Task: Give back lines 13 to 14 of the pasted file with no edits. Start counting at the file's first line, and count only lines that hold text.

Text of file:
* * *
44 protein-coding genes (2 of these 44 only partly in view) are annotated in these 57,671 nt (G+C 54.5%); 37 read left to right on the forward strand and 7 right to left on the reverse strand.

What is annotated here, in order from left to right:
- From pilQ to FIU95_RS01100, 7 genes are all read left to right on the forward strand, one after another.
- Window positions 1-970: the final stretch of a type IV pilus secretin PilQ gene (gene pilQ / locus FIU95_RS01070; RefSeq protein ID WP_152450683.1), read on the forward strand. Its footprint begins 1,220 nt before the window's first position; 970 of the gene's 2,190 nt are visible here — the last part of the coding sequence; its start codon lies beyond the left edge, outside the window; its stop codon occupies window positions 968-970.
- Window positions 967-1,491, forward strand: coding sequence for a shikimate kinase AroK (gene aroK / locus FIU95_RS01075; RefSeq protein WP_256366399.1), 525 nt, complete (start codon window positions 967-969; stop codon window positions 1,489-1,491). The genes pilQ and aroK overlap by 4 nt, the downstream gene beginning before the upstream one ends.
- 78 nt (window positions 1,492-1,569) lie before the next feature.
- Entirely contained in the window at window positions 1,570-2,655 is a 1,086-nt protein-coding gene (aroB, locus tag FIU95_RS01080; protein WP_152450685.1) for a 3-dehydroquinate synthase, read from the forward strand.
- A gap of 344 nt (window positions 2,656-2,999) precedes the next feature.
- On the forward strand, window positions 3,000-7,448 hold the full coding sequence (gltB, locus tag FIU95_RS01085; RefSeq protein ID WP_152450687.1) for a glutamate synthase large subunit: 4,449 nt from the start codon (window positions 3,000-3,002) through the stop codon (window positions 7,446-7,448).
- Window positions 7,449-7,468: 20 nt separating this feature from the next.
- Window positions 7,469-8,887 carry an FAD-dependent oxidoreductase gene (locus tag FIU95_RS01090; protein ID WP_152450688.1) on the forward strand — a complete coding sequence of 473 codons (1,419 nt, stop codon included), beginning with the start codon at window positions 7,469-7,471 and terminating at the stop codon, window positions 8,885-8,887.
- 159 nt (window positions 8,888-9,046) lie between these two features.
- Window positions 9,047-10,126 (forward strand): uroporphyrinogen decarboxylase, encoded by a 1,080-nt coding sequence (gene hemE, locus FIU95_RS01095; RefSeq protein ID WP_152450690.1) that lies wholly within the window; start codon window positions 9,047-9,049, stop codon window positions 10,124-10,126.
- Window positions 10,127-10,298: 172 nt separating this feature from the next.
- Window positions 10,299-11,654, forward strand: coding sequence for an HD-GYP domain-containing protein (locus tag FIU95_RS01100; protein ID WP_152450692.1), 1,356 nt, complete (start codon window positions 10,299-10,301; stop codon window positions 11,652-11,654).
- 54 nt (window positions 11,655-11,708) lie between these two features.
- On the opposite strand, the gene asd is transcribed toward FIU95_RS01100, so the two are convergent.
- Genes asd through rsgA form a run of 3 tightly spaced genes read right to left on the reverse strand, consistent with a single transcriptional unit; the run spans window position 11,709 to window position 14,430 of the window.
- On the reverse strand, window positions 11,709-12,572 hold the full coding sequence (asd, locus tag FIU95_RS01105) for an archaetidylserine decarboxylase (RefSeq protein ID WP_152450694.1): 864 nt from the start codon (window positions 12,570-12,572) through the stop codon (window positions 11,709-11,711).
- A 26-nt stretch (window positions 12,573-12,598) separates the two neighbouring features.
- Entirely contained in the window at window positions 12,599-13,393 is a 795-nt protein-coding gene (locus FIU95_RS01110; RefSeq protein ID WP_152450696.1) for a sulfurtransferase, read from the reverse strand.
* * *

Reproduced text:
- Window positions 9,047-10,126 (forward strand): uroporphyrinogen decarboxylase, encoded by a 1,080-nt coding sequence (gene hemE, locus FIU95_RS01095; RefSeq protein ID WP_152450690.1) that lies wholly within the window; start codon window positions 9,047-9,049, stop codon window positions 10,124-10,126.
- Window positions 10,127-10,298: 172 nt separating this feature from the next.